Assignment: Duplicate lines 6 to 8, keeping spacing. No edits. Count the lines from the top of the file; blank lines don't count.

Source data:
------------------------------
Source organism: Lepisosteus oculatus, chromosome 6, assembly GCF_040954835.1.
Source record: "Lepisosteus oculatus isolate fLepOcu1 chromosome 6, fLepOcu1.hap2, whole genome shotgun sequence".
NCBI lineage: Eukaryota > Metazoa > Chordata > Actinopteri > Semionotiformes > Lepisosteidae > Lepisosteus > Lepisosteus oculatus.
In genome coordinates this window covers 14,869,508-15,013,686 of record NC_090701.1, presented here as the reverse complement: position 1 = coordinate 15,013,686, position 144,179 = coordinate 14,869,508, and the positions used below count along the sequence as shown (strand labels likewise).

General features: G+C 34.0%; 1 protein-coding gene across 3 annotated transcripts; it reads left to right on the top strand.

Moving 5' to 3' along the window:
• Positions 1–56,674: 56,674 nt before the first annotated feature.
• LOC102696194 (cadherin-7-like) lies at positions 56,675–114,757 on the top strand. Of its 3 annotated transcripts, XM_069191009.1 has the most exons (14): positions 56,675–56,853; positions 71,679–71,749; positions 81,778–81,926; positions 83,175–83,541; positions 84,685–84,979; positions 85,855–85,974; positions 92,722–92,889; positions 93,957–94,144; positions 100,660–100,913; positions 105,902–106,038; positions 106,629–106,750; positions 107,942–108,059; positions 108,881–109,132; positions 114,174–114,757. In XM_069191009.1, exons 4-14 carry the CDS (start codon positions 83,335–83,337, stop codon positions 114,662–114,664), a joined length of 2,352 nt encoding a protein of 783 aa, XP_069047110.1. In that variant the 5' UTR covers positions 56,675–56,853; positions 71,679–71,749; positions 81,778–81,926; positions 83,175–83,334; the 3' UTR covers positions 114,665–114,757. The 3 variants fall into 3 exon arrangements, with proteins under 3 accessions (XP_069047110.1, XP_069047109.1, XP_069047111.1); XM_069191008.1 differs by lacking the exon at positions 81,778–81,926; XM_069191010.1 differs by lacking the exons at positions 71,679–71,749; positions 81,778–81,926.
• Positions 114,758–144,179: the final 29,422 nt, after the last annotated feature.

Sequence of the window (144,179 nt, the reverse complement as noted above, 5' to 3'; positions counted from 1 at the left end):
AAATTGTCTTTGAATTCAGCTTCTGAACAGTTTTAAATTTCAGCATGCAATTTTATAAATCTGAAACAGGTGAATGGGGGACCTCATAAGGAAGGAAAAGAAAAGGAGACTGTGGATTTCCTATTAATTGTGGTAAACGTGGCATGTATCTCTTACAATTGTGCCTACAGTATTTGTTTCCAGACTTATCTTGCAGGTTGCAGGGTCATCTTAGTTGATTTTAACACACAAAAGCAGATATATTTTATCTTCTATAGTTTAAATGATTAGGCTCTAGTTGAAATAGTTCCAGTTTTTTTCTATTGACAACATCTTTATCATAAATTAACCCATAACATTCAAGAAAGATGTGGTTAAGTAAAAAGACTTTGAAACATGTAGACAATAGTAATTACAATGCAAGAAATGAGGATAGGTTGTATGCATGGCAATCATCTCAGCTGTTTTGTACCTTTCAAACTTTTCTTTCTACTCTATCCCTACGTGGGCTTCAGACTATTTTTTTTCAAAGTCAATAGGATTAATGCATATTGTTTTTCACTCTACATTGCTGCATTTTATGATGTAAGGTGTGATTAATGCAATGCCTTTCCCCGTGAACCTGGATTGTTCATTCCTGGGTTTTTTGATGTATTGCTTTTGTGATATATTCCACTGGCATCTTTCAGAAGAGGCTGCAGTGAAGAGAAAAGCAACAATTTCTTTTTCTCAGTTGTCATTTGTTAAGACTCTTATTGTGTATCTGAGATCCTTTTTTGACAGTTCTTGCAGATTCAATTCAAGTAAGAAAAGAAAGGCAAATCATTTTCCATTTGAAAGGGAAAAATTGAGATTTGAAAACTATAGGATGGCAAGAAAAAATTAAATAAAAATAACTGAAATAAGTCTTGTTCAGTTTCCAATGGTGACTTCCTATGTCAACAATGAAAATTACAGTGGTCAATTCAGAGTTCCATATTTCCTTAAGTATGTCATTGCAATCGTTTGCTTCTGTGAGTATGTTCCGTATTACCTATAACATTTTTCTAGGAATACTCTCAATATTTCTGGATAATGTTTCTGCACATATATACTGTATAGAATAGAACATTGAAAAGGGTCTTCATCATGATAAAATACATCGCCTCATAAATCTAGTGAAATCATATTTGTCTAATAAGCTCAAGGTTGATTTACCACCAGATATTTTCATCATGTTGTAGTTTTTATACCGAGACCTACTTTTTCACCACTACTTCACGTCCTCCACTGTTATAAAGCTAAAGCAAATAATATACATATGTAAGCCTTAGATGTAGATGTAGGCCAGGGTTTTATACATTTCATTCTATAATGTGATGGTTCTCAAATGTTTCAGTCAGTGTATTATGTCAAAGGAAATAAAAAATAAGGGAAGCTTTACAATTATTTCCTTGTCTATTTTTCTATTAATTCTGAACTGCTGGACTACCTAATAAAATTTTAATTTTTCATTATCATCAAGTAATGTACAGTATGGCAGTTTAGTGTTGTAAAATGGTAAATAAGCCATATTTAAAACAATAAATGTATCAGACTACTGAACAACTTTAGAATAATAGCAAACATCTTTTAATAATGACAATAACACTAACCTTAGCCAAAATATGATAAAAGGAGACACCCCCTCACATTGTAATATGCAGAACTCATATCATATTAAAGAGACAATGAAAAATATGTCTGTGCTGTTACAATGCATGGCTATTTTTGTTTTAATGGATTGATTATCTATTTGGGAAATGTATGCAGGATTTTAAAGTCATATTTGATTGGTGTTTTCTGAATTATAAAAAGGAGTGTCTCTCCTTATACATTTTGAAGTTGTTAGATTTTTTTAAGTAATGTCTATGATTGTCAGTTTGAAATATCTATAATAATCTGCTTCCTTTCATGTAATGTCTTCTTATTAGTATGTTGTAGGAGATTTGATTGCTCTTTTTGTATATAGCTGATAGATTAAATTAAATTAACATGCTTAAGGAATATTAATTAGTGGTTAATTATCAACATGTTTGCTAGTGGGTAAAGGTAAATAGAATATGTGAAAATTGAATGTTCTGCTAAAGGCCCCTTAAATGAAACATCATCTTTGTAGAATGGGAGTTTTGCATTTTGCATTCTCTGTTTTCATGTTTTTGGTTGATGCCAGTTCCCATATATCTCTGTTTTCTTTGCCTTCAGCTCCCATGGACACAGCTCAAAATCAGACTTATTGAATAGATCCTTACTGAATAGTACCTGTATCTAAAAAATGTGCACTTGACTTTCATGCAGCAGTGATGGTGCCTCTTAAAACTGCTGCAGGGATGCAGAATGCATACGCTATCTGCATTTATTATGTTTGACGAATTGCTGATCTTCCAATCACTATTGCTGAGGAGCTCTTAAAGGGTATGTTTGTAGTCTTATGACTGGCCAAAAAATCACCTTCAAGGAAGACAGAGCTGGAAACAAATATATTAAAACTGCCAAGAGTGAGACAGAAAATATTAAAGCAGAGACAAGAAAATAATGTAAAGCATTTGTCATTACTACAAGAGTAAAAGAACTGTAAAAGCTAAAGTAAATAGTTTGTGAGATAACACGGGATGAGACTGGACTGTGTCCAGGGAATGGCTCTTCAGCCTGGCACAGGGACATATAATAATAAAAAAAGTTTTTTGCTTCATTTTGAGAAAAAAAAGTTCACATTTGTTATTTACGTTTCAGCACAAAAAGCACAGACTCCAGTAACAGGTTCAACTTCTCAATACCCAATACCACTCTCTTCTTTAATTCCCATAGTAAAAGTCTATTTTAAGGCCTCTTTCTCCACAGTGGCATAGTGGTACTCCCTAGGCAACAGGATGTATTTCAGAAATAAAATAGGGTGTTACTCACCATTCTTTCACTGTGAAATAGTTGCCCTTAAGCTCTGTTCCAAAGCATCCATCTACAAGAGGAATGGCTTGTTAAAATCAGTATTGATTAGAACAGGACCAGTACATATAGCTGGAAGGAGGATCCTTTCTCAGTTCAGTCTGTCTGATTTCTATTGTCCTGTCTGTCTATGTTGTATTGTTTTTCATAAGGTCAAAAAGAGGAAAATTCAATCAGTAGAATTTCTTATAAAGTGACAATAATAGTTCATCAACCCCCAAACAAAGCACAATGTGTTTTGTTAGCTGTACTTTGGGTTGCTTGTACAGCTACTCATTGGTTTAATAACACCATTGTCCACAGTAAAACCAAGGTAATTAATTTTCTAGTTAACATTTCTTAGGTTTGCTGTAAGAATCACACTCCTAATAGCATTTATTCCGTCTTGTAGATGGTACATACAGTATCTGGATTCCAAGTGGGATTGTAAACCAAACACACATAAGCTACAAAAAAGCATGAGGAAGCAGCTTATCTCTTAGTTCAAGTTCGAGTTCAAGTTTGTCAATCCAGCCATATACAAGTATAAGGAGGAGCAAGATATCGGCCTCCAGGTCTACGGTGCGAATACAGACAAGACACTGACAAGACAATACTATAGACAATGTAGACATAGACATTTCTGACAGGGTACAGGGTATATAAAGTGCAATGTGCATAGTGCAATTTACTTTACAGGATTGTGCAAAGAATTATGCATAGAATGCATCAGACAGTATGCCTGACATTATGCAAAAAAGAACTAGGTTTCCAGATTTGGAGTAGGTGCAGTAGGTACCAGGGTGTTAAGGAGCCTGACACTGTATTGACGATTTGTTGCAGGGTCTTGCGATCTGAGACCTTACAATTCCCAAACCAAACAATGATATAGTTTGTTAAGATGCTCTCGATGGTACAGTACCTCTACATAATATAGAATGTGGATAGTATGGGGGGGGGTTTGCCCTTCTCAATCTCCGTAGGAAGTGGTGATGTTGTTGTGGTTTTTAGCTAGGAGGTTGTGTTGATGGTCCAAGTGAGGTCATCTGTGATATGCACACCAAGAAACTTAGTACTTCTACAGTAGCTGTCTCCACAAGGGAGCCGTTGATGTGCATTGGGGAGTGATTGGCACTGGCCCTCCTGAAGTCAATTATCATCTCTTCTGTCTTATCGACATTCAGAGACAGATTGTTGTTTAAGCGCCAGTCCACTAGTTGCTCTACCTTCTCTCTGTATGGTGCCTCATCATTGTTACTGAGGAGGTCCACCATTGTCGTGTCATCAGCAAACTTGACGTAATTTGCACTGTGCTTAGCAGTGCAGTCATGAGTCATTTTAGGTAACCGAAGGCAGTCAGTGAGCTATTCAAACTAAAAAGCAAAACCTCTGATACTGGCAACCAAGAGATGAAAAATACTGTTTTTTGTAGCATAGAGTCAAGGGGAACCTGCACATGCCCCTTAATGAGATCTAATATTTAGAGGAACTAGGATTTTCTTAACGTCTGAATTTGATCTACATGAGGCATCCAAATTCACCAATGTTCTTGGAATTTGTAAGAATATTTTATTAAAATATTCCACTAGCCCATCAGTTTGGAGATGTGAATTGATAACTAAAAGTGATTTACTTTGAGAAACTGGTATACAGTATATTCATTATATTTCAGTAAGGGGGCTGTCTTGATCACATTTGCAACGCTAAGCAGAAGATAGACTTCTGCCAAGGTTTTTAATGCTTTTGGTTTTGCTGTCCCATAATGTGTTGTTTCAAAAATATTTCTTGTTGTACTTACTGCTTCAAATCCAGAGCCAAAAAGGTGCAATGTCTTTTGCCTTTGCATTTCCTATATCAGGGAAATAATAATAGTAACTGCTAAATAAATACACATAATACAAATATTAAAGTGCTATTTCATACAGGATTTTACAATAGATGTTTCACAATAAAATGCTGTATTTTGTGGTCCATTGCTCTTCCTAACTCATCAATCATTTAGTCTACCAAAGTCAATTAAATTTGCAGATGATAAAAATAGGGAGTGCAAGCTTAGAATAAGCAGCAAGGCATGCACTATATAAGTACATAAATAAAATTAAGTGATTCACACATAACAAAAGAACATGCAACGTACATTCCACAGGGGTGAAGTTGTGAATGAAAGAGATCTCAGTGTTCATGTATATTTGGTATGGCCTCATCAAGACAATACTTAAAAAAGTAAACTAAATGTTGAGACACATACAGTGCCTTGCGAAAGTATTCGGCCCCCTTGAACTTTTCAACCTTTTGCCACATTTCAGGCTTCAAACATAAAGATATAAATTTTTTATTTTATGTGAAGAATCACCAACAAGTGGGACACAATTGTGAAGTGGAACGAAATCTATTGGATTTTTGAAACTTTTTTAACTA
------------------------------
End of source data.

Moving 5' to 3' along the window:
• Positions 1–56,674: 56,674 nt before the first annotated feature.
• LOC102696194 (cadherin-7-like) lies at positions 56,675–114,757 on the top strand. Of its 3 annotated transcripts, XM_069191009.1 has the most exons (14): positions 56,675–56,853; positions 71,679–71,749; positions 81,778–81,926; positions 83,175–83,541; positions 84,685–84,979; positions 85,855–85,974; positions 92,722–92,889; positions 93,957–94,144; positions 100,660–100,913; positions 105,902–106,038; positions 106,629–106,750; positions 107,942–108,059; positions 108,881–109,132; positions 114,174–114,757. In XM_069191009.1, exons 4-14 carry the CDS (start codon positions 83,335–83,337, stop codon positions 114,662–114,664), a joined length of 2,352 nt encoding a protein of 783 aa, XP_069047110.1. In that variant the 5' UTR covers positions 56,675–56,853; positions 71,679–71,749; positions 81,778–81,926; positions 83,175–83,334; the 3' UTR covers positions 114,665–114,757. The 3 variants fall into 3 exon arrangements, with proteins under 3 accessions (XP_069047110.1, XP_069047109.1, XP_069047111.1); XM_069191008.1 differs by lacking the exon at positions 81,778–81,926; XM_069191010.1 differs by lacking the exons at positions 71,679–71,749; positions 81,778–81,926.